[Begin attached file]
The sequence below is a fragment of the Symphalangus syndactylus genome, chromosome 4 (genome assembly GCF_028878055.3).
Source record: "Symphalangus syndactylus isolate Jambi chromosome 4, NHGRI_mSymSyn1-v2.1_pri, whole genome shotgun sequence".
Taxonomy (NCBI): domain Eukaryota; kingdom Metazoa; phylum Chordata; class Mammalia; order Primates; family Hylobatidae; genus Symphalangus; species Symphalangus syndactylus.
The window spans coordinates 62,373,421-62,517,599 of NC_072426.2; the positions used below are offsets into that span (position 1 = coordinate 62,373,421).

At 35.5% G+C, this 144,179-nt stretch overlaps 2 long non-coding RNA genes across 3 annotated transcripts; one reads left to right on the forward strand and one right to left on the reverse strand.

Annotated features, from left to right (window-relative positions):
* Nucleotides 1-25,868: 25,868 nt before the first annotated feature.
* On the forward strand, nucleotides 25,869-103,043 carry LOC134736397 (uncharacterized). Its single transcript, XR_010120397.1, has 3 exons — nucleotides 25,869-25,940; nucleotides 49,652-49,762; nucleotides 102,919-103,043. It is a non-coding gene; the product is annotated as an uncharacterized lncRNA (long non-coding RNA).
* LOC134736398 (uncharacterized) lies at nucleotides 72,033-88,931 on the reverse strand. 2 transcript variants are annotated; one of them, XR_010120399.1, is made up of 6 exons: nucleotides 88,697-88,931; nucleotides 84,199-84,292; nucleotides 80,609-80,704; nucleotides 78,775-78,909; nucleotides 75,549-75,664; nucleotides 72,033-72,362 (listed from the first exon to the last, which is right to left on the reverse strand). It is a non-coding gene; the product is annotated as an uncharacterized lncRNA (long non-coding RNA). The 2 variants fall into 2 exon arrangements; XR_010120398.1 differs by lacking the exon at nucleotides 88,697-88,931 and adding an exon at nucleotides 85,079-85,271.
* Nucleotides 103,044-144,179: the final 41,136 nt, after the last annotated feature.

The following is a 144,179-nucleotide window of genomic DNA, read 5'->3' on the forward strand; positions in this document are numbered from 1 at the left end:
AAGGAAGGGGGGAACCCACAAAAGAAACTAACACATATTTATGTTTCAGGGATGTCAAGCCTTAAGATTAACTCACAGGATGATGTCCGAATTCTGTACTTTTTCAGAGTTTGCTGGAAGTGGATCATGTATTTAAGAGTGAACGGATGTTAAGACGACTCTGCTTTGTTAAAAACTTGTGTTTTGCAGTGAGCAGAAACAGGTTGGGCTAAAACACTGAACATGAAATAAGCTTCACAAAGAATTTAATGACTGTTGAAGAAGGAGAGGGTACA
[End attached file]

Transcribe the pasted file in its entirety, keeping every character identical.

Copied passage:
The sequence below is a fragment of the Symphalangus syndactylus genome, chromosome 4 (genome assembly GCF_028878055.3).
Source record: "Symphalangus syndactylus isolate Jambi chromosome 4, NHGRI_mSymSyn1-v2.1_pri, whole genome shotgun sequence".
Taxonomy (NCBI): domain Eukaryota; kingdom Metazoa; phylum Chordata; class Mammalia; order Primates; family Hylobatidae; genus Symphalangus; species Symphalangus syndactylus.
The window spans coordinates 62,373,421-62,517,599 of NC_072426.2; the positions used below are offsets into that span (position 1 = coordinate 62,373,421).

At 35.5% G+C, this 144,179-nt stretch overlaps 2 long non-coding RNA genes across 3 annotated transcripts; one reads left to right on the forward strand and one right to left on the reverse strand.

Annotated features, from left to right (window-relative positions):
* Nucleotides 1-25,868: 25,868 nt before the first annotated feature.
* On the forward strand, nucleotides 25,869-103,043 carry LOC134736397 (uncharacterized). Its single transcript, XR_010120397.1, has 3 exons — nucleotides 25,869-25,940; nucleotides 49,652-49,762; nucleotides 102,919-103,043. It is a non-coding gene; the product is annotated as an uncharacterized lncRNA (long non-coding RNA).
* LOC134736398 (uncharacterized) lies at nucleotides 72,033-88,931 on the reverse strand. 2 transcript variants are annotated; one of them, XR_010120399.1, is made up of 6 exons: nucleotides 88,697-88,931; nucleotides 84,199-84,292; nucleotides 80,609-80,704; nucleotides 78,775-78,909; nucleotides 75,549-75,664; nucleotides 72,033-72,362 (listed from the first exon to the last, which is right to left on the reverse strand). It is a non-coding gene; the product is annotated as an uncharacterized lncRNA (long non-coding RNA). The 2 variants fall into 2 exon arrangements; XR_010120398.1 differs by lacking the exon at nucleotides 88,697-88,931 and adding an exon at nucleotides 85,079-85,271.
* Nucleotides 103,044-144,179: the final 41,136 nt, after the last annotated feature.

The following is a 144,179-nucleotide window of genomic DNA, read 5'->3' on the forward strand; positions in this document are numbered from 1 at the left end:
AAGGAAGGGGGGAACCCACAAAAGAAACTAACACATATTTATGTTTCAGGGATGTCAAGCCTTAAGATTAACTCACAGGATGATGTCCGAATTCTGTACTTTTTCAGAGTTTGCTGGAAGTGGATCATGTATTTAAGAGTGAACGGATGTTAAGACGACTCTGCTTTGTTAAAAACTTGTGTTTTGCAGTGAGCAGAAACAGGTTGGGCTAAAACACTGAACATGAAATAAGCTTCACAAAGAATTTAATGACTGTTGAAGAAGGAGAGGGTACA